Wear Safety Gear

A pole saw might not seem like the most dangerous tool in the shed, but there are still a few personal protective equipment pieces that you should wear. Safety glasses will help deflect any falling chips, dirt, and debris falling into your eyes. Also, a full-brim hard hat that can protect your head and neck from any branches or twigs that might fall is also a very good idea.

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Last, choose the right footwear. Sturdy, proper-fitting work boots can help avoid trips and falls and allow you to get away from a branch as it’s cut loose and dropping.

Clear the Work Area

Clear the area under the tree you’re cutting. This includes any outdoor furniture and obstacles that may get in the way. While a pole saw is only meant to remove limbs, they can be heavy as they fall. Make sure to clear the space and give yourself an escape route for getting out of the way when the branch falls.

Never Cut Overhead

While pole saws are designed to reach up into trees, you should never cut a branch directly above your head. Always cut at an angle that allows you to stand to the side of the branch’s path as it falls.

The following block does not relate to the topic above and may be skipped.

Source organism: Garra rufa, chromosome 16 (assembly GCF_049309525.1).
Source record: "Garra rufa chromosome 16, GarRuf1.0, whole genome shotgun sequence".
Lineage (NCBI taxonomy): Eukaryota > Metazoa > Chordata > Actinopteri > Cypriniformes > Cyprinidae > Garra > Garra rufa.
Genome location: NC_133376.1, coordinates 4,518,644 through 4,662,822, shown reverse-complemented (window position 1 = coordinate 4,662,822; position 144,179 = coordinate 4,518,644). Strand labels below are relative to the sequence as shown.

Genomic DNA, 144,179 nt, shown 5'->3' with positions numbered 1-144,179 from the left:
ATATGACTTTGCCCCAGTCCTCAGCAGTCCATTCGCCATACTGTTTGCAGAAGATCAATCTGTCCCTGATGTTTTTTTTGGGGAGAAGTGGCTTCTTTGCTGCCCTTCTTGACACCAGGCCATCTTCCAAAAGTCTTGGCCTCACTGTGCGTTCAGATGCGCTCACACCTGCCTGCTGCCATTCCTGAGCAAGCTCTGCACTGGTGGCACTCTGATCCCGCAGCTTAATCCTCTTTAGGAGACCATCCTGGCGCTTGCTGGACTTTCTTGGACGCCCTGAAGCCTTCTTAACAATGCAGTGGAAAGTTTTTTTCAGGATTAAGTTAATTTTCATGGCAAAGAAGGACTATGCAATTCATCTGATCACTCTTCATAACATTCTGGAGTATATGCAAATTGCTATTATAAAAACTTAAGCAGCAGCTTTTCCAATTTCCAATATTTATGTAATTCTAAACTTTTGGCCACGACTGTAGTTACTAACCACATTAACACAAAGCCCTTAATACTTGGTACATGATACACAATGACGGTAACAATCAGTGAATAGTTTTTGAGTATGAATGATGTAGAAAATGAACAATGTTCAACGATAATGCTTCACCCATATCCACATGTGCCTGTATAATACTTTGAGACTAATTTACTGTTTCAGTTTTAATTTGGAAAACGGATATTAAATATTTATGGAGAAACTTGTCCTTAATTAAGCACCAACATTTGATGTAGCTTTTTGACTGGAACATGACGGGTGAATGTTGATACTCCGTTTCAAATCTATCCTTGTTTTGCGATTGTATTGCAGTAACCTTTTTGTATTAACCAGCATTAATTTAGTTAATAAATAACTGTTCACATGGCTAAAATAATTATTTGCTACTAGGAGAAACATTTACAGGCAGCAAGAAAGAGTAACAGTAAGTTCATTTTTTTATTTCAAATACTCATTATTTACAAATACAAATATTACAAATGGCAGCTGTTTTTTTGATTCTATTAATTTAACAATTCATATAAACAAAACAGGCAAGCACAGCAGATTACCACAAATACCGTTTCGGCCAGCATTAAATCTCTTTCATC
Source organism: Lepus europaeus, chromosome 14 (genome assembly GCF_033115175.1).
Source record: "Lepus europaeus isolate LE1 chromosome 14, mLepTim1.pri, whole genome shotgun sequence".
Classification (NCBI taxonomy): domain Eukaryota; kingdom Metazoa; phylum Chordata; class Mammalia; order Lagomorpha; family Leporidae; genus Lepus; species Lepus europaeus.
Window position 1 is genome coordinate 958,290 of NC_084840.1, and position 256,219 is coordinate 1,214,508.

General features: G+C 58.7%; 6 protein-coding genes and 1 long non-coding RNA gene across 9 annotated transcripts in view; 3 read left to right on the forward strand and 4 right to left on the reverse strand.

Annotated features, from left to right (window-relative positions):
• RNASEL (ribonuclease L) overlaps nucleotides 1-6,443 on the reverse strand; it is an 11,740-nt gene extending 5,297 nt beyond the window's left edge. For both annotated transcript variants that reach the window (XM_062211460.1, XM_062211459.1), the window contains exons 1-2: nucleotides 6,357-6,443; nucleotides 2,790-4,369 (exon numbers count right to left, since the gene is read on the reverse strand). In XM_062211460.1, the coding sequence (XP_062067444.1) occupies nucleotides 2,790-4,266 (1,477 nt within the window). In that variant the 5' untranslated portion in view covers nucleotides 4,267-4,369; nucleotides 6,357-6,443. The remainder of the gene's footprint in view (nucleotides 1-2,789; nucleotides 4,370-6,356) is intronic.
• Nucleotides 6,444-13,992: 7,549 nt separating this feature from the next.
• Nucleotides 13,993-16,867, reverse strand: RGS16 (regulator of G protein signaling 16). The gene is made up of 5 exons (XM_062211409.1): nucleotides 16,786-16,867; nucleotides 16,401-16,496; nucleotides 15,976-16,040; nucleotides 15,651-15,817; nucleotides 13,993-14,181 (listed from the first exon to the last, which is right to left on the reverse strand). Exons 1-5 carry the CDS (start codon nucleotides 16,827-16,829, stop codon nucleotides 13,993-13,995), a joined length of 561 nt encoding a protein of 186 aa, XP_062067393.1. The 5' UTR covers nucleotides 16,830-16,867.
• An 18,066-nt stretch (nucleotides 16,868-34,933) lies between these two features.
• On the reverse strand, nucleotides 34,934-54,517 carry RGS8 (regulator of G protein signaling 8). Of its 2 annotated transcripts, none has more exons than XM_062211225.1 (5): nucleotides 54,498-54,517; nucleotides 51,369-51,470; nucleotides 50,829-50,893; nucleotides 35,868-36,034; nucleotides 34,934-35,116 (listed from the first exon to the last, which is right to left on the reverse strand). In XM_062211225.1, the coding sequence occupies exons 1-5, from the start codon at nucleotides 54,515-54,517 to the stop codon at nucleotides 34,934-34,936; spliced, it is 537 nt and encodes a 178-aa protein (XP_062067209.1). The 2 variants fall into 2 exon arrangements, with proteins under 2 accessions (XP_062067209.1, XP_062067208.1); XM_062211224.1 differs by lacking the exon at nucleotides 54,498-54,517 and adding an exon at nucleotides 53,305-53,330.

Keep Firm Footing and Safe Balance

While pole saws are convenient, they can be a lot to handle until you’re used to them. Be sure to maintain firm footing when using a pole saw. This means ensuring that you’re on flat, stable ground and that you’re not leaning unsafely. You should not stand on logs, stones, or other items in the area, and working from a ladder can be extremely dangerous.

Beware of Kickback

Kickback occurs when the nose of a chainsaw bar comes in contact with a piece of wood. The force of the chain striking the surface kicks the front of the blade upward and back at the user. This can bounce a pole saw backward and into other branches, near power lines, and other objects. If the chain brake is working properly, the chain will stop once kickback occurs, but the long, awkward pole saw can still be dangerous. Also, not all pole saws have chain brakes—most of these pole saws mentioned above do not